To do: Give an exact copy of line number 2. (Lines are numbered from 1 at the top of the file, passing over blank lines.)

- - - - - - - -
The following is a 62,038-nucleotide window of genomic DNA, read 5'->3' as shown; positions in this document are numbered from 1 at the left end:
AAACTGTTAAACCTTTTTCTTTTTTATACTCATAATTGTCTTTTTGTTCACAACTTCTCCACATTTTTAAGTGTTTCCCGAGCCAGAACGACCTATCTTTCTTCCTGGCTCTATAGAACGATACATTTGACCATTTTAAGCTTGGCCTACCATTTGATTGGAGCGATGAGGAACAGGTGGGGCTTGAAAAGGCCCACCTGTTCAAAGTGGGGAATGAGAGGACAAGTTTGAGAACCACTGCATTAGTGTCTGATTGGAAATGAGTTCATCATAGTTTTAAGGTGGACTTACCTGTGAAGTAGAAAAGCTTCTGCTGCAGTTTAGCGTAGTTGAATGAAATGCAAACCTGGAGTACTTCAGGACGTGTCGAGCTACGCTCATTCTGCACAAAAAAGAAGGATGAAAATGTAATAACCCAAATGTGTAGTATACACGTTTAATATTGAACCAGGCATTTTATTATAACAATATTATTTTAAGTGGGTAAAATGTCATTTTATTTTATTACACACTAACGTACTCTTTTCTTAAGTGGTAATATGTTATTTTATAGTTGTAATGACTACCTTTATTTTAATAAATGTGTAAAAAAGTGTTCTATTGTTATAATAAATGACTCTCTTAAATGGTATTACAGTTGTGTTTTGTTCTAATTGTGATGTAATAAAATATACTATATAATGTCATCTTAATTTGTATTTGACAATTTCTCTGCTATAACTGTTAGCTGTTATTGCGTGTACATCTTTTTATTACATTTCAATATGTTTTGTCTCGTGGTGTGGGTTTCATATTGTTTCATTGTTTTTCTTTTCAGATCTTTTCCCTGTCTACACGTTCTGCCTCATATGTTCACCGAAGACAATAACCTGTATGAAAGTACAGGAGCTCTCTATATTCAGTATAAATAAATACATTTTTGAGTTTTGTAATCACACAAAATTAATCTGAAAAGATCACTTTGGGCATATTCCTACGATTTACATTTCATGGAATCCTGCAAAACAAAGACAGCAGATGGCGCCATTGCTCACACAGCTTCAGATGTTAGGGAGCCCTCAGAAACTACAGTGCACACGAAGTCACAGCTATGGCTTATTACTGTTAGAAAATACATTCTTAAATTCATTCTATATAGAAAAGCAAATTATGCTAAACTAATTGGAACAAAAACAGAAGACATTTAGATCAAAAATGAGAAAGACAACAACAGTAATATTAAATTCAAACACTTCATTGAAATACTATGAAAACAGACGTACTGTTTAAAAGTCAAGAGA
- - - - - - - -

AAACTGTTAAACCTTTTTCTTTTTTATACTCATAATTGTCTTTTTGTTCACAACTTCTCCACATTTTTAAGTGTTTCCCGAGCCAGAACGACCTATCTTTCTTCCTGGCTCTATAGAACGATACATTTGACCATTTTAAGCTTGGCCTACCATTTGATTGGAGCGATGAGGAACAGGTGGGGCTTGAAAAGGCCCACCTGTTCAAAGTGGGGAATGAGAGGACAAGTTTGAGAACCACTGCATTAGTGTCTGATTGGAAATGAGTTCATCATAGTTTTAAGGTGGACTTACCTGTGAAGTAGAAAAGCTTCTGCTGCAGTTTAGCGTAGTTGAATGAAATGCAAACCTGGAGTACTTCAGGACGTGTCGAGCTACGCTCATTCTGCACAAAAAAGAAGGATGAAAATGTAATAACCCAAATGTGTAGTATACACGTTTAATATTGAACCAGGCATTTTATTATAACAATATTATTTTAAGTGGGTAAAATGTCATTTTATTTTATTACACACTAACGTACTCTTTTCTTAAGTGGTAATATGTTATTTTATAGTTGTAATGACTACCTTTATTTTAATAAATGTGTAAAAAAGTGTTCTATTGTTATAATAAATGACTCTCTTAAATGGTATTACAGTTGTGTTTTGTTCTAATTGTGATGTAATAAAATATACTATATAATGTCATCTTAATTTGTATTTGACAATTTCTCTGCTATAACTGTTAGCTGTTATTGCGTGTACATCTTTTTATTACATTTCAATATGTTTTGTCTCGTGGTGTGGGTTTCATATTGTTTCATTGTTTTTCTTTTCAGATCTTTTCCCTGTCTACACGTTCTGCCTCATATGTTCACCGAAGACAATAACCTGTATGAAAGTACAGGAGCTCTCTATATTCAGTATAAATAAATACATTTTTGAGTTTTGTAATCACACAAAATTAATCTGAAAAGATCACTTTGGGCATATTCCTACGATTTACATTTCATGGAATCCTGCAAAACAAAGACAGCAGATGGCGCCATTGCTCACACAGCTTCAGATGTTAGGGAGCCCTCAGAAACTACAGTGCACACGAAGTCACAGCTATGGCTTATTACTGTTAGAAAATACATTCTTAAATTCATTCTATATAGAAAAGCAAATTATGCTAAACTAATTGGAACAAAAACAGAAGACATTTAGATCAAAAATGAGAAAGACAACAACAGTAATATTAAATTCAAACACTTCATTGAAATACTATGAAAACAGACGTACTGTTTAAAAGTCAAGAGA